Utah farmers who are looking for new ways to increase their farm profits might well look at an old farm industry - raising pigs.

The state's record-high inventory of hogs and young pigs was 196,000 head in 1944. Since then, the number raised in Utah has fallen steadily until 1985, when the smallest inventory in the state's history - 23,000 head - was recorded.In recent years, hog prices have been rising steadily and, despite a national increase in pork production, industry leaders point to a steady increase in demand, which all but defies normal economic laws of supply and demand.

Despite the good news about hogs, Utah's hog inventory has increased only slightly - to only 25,000 in 1986. Last year, the total number of hogs being raised on Utah farms for breeding and for slaughter was up slightly, to 32,706 head, according to veterinary inspections reported by the Utah Agricultural Statistics Service.

Why the historic decline in the state's hog industry in the face of rising demand and prices?

Dr. Haven Hendricks of the Animal Science Department at Utah State University and an Extension swine specialist says raising pigs is hard work and many farmers have gotten away from it because it is labor intensive.

"A lot of farmers have specialized in other crops or animals or have gone into the dairy business," he said. "And raising pigs is not as glamourous as being a cattleman, for instance."

There are plenty of reasons to get back into raising pigs, Hendricks says.

For one thing, Utah has a ready-made market for pigs. Packing houses in the state import at least 30,000 pigs annually for slaughter, mostly from Nebraska, Colorado, Wyoming, and Montana.

Hendricks says the packers could save a bundle on shipping costs by buying hogs locally, and would probably welcome the opportunity to buy Utah hogs instead of having to shop outside the state.

"I understand one Utah packer is now slaughtering 600 to 1,000 hogs a day and wants to step that number up to 2,000 a day. That is a demand that can only be a challenge to enterprising Utah farmers."

Utah has what hogs need - a warm, dry climate. In the 1940s, Utah farmers had no trouble raising hogs and they would have no trouble now.

Pigs do have a distinctive odor, but if grown in concrete pens with some care taken to insure optimal sanitary conditions, there need be no unusually bad smells - at least no worse than smells associated with raising cattle or dairy cows.

Traditionally, Iowa, Illinois, Minnesota, Indiana, and Missouri have been the nation's top hog producing states, helping to boost the nation's total hog production value to nearly $9 billion a year.

Corn has been a major hog feed in the Midwest and many Utah farmers believe they can't raise hogs profitably because it is more expensive to raise corn in Utah and costly to buy imported feed.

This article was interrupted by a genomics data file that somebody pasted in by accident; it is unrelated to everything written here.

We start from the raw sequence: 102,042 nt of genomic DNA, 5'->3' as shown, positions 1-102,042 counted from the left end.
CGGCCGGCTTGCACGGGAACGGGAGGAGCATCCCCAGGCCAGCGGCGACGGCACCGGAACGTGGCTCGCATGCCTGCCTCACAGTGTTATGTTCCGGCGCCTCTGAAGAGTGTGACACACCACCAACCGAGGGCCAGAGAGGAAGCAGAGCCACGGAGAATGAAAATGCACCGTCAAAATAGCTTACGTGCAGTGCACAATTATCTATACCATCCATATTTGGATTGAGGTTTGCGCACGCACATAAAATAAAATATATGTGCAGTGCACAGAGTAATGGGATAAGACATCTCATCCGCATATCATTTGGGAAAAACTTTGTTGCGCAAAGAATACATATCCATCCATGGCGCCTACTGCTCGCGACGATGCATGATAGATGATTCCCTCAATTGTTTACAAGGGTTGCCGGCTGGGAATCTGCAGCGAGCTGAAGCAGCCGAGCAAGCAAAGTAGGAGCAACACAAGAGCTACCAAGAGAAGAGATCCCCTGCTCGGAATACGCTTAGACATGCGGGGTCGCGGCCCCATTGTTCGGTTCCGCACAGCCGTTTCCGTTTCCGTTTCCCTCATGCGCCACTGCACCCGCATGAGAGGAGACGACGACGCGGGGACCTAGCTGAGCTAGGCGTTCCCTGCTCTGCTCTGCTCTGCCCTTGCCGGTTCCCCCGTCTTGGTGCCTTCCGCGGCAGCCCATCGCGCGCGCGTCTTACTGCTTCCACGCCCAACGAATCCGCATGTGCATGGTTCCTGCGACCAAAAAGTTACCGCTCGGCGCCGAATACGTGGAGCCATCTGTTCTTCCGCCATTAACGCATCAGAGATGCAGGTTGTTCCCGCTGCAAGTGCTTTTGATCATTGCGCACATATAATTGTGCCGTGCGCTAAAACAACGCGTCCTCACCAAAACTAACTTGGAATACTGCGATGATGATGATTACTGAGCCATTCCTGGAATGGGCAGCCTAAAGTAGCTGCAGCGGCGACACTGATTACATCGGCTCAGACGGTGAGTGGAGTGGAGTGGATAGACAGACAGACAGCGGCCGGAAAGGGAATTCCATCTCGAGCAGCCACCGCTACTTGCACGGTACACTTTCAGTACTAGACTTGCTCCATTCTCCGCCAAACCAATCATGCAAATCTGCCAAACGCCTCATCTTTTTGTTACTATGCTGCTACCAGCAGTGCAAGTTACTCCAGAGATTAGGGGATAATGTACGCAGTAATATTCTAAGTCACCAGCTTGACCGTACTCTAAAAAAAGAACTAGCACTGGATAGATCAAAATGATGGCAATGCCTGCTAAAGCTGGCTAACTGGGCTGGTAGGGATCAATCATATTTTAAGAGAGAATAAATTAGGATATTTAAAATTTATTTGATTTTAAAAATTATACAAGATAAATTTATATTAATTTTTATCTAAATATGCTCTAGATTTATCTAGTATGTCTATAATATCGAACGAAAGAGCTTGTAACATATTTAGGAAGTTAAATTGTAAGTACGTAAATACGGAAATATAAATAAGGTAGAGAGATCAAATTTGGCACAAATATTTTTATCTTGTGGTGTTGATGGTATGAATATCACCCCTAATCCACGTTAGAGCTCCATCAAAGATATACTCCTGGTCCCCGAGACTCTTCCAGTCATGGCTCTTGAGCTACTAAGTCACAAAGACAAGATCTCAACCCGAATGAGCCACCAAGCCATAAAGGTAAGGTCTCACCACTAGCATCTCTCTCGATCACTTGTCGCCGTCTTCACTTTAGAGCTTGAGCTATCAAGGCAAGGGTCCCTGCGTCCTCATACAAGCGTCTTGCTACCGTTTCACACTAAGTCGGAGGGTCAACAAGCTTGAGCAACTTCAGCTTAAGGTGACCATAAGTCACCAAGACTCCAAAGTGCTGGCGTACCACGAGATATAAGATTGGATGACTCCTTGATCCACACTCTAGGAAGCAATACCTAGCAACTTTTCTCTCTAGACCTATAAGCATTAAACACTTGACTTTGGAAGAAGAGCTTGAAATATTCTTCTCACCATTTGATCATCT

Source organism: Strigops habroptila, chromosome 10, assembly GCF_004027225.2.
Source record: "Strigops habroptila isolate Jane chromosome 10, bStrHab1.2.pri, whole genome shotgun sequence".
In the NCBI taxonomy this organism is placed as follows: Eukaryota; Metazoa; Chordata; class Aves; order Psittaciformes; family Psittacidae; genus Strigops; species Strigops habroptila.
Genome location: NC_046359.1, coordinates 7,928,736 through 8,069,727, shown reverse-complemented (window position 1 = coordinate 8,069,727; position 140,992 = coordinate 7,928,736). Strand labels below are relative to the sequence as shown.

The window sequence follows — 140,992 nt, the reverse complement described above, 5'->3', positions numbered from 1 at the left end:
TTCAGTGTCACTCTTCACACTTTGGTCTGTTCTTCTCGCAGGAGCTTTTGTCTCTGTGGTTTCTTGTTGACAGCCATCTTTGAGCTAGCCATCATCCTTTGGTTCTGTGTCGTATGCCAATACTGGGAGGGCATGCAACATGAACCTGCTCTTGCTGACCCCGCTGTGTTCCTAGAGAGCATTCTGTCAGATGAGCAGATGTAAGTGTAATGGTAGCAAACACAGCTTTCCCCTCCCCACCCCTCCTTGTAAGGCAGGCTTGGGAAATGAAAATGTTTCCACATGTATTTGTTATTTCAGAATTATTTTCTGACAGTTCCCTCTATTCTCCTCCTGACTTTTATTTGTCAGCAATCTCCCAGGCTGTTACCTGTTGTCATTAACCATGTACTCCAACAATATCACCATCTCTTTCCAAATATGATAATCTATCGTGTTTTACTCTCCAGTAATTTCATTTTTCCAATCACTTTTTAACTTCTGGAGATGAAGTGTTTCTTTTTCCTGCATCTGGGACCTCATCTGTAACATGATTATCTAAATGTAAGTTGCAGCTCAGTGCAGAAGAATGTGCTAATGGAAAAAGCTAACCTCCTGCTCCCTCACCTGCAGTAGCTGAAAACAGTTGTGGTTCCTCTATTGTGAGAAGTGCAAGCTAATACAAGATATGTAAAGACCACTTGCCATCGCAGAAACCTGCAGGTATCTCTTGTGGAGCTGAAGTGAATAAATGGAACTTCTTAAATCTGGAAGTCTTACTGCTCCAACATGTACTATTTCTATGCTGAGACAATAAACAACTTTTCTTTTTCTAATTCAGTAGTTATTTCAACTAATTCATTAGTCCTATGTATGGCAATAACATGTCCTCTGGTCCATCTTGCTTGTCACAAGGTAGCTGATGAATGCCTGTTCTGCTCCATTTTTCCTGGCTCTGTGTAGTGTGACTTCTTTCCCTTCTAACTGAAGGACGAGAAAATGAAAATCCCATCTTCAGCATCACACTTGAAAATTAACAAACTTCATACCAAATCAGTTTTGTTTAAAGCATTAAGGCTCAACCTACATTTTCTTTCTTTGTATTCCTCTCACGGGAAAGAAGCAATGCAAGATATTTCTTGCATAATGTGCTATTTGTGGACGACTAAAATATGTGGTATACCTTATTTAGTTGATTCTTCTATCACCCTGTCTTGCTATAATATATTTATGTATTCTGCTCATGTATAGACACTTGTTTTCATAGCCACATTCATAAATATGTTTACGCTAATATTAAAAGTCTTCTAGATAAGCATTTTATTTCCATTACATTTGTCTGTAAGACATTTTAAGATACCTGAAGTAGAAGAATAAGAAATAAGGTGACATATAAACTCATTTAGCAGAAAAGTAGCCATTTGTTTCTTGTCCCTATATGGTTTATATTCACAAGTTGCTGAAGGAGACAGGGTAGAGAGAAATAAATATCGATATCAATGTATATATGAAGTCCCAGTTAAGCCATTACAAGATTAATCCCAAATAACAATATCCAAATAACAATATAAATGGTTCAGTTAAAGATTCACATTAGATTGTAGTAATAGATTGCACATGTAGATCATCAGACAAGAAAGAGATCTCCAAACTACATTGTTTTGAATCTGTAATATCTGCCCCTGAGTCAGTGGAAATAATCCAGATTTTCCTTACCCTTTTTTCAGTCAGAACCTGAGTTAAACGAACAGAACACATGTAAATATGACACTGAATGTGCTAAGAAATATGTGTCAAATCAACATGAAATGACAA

But Hendricks says Utah farmers need not feed hogs corn and can do quite well feeding them barley, wheat, oats, milo - grain sorghum - and surplus milk products and milk byproducts. There is an abundance of these kinds of feed in Utah.

Hogs also do well on pasture, agriculture experts say, and about a fifth of an acre of good pasture is recommended for a sow and litter or for three to five growing pigs. Alfalfa and ladino clover are considered the best pasture. Utah is famous of it's abundant alfalfa hay.

One advantage of raising hogs is their prolific growth and speedy trip to market. From birth to market can take only six months. Most pigs grow from about 3 pounds at birth to a market weight of 225 pounds in six months. Cattle raisers sometimes have to wait a year to 18 months before they can market a newborn calf.

Pigs are famous for big and frequent litters. A sow can produce 20 pigs a year, or a total of 5,000 pounds of meat per year. And their feed to gain ratio, or the amount of feed it takes to grow meat, is much less than cattle. The most important products from hogs are hams, roasts, chops, bacon and sausage.

Pigs are among the smartest farm animals despite their reputation as muddy stinkers. For one thing, pigs knew when they are full and eat only enough and no more, unlike cattle and horses that will even eat themselves sick. That means pigs can be fed in self-feeders with a lot less attention than must be paid to feeding cattle or dairy cows.

Farmers who have sold their cows in the recent dairy buy-out or grain farmers who have a ready supply of feed are naturals to raise pigs, Hendricks says.

"But anybody can get into the hog-raising business and, today, it is a good business to be in," he said.